Dutch banks and the Amsterdam Stock Exchange have reached a preliminary agreement with leaders of the World Jewish Congress (WJC) to settle outstanding Holocaust claims for a figure of $135 million, $3 million more than the recently announced offer by the Dutch.
The settlement, which came after nearly 2 years of negotiations, will clear the way for Dutch companies, notably insurer and financial giant ING, to conclude ongoing transactions in the U.S. Many groups have been opposed to allowing companies that hadn’t agreed to examine and settle Holocaust claims, to continue business as usual, putting pressure on insurance commissioners, legislatures and regulatory bodies to delay or deny necessary authorizations.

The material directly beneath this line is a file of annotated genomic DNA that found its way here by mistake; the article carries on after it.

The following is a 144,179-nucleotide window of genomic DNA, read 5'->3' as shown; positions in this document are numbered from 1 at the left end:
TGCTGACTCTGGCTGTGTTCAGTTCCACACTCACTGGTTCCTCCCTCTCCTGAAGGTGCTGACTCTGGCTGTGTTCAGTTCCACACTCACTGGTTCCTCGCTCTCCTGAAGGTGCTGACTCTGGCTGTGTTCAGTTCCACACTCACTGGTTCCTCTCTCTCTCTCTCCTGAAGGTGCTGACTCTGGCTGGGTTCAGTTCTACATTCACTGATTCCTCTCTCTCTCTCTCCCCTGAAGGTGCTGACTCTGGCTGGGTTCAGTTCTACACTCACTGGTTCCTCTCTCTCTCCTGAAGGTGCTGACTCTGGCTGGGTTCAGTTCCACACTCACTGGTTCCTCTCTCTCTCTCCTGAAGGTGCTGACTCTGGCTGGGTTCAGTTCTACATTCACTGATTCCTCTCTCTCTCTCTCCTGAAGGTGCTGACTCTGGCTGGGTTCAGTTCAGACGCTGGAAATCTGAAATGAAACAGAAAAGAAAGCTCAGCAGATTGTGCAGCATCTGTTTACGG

ING, which has agreed to buy Minnesota’s ReliaStar, and is in negotiations to acquire Aetna’s international and asset management units, has been under especially heavy pressure. Instrumental to the accord was the recent Agreement of the Dutch Insurance Association, to which practically all Dutch insurance companies belong, to join the International panel, which is examining Holocaust claims, and make archives and other records available. The claims in question concern not only unpaid insurance policies, but also Jewish bank accounts, securities and other property stolen by Holland’s nazi occupiers during the Second World War.
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